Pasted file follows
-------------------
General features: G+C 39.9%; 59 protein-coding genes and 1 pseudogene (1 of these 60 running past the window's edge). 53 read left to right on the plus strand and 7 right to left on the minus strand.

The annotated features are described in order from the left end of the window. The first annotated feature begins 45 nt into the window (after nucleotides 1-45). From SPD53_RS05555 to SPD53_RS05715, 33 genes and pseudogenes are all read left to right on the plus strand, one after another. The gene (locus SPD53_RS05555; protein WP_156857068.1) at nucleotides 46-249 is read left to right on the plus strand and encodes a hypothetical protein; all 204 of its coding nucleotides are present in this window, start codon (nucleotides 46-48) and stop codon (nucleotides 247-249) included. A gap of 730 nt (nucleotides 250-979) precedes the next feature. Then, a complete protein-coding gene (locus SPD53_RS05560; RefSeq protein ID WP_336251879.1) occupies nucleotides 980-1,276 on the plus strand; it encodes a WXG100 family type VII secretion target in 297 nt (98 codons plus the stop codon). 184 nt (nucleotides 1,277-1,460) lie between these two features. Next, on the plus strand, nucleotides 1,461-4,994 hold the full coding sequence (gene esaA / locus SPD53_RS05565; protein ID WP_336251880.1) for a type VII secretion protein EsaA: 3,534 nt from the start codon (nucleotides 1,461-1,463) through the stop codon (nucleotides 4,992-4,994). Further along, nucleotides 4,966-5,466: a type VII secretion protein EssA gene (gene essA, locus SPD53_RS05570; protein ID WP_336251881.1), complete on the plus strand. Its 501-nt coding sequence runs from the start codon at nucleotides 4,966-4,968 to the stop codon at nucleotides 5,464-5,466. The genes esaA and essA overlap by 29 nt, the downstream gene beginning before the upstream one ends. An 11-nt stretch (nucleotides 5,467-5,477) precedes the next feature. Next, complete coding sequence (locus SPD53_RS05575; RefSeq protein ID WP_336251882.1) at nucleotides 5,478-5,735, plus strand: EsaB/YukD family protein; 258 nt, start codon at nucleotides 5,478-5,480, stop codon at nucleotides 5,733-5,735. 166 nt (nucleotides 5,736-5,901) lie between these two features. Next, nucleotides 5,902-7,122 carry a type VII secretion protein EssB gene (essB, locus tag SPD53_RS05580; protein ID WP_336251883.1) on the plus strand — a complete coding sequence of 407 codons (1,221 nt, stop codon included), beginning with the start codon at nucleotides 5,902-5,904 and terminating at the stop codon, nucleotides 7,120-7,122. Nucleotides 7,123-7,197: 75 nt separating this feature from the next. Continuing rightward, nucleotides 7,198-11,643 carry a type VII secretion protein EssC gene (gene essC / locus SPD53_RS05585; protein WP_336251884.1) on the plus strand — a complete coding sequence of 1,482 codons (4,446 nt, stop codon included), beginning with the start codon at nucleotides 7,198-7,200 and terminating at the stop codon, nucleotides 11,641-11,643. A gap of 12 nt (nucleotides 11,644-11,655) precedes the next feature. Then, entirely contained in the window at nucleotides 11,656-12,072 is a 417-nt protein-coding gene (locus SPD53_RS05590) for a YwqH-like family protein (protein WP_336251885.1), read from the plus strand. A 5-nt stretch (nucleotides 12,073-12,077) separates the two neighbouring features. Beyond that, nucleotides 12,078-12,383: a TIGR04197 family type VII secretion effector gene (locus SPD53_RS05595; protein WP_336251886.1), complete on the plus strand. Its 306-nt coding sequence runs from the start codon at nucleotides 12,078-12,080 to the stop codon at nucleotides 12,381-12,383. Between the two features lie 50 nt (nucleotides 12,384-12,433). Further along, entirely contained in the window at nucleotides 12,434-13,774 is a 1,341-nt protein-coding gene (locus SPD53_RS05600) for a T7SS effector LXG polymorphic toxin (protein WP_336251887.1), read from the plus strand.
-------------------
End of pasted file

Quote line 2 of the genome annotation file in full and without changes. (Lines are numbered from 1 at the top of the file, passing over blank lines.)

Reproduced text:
The annotated features are described in order from the left end of the window. The first annotated feature begins 45 nt into the window (after nucleotides 1-45). From SPD53_RS05555 to SPD53_RS05715, 33 genes and pseudogenes are all read left to right on the plus strand, one after another. The gene (locus SPD53_RS05555; protein WP_156857068.1) at nucleotides 46-249 is read left to right on the plus strand and encodes a hypothetical protein; all 204 of its coding nucleotides are present in this window, start codon (nucleotides 46-48) and stop codon (nucleotides 247-249) included. A gap of 730 nt (nucleotides 250-979) precedes the next feature. Then, a complete protein-coding gene (locus SPD53_RS05560; RefSeq protein ID WP_336251879.1) occupies nucleotides 980-1,276 on the plus strand; it encodes a WXG100 family type VII secretion target in 297 nt (98 codons plus the stop codon). 184 nt (nucleotides 1,277-1,460) lie between these two features. Next, on the plus strand, nucleotides 1,461-4,994 hold the full coding sequence (gene esaA / locus SPD53_RS05565; protein ID WP_336251880.1) for a type VII secretion protein EsaA: 3,534 nt from the start codon (nucleotides 1,461-1,463) through the stop codon (nucleotides 4,992-4,994). Further along, nucleotides 4,966-5,466: a type VII secretion protein EssA gene (gene essA, locus SPD53_RS05570; protein ID WP_336251881.1), complete on the plus strand. Its 501-nt coding sequence runs from the start codon at nucleotides 4,966-4,968 to the stop codon at nucleotides 5,464-5,466. The genes esaA and essA overlap by 29 nt, the downstream gene beginning before the upstream one ends. An 11-nt stretch (nucleotides 5,467-5,477) precedes the next feature. Next, complete coding sequence (locus SPD53_RS05575; RefSeq protein ID WP_336251882.1) at nucleotides 5,478-5,735, plus strand: EsaB/YukD family protein; 258 nt, start codon at nucleotides 5,478-5,480, stop codon at nucleotides 5,733-5,735. 166 nt (nucleotides 5,736-5,901) lie between these two features. Next, nucleotides 5,902-7,122 carry a type VII secretion protein EssB gene (essB, locus tag SPD53_RS05580; protein ID WP_336251883.1) on the plus strand — a complete coding sequence of 407 codons (1,221 nt, stop codon included), beginning with the start codon at nucleotides 5,902-5,904 and terminating at the stop codon, nucleotides 7,120-7,122. Nucleotides 7,123-7,197: 75 nt separating this feature from the next. Continuing rightward, nucleotides 7,198-11,643 carry a type VII secretion protein EssC gene (gene essC / locus SPD53_RS05585; protein WP_336251884.1) on the plus strand — a complete coding sequence of 1,482 codons (4,446 nt, stop codon included), beginning with the start codon at nucleotides 7,198-7,200 and terminating at the stop codon, nucleotides 11,641-11,643. A gap of 12 nt (nucleotides 11,644-11,655) precedes the next feature. Then, entirely contained in the window at nucleotides 11,656-12,072 is a 417-nt protein-coding gene (locus SPD53_RS05590) for a YwqH-like family protein (protein WP_336251885.1), read from the plus strand. A 5-nt stretch (nucleotides 12,073-12,077) separates the two neighbouring features. Beyond that, nucleotides 12,078-12,383: a TIGR04197 family type VII secretion effector gene (locus SPD53_RS05595; protein WP_336251886.1), complete on the plus strand. Its 306-nt coding sequence runs from the start codon at nucleotides 12,078-12,080 to the stop codon at nucleotides 12,381-12,383. Between the two features lie 50 nt (nucleotides 12,384-12,433). Further along, entirely contained in the window at nucleotides 12,434-13,774 is a 1,341-nt protein-coding gene (locus SPD53_RS05600) for a T7SS effector LXG polymorphic toxin (protein WP_336251887.1), read from the plus strand.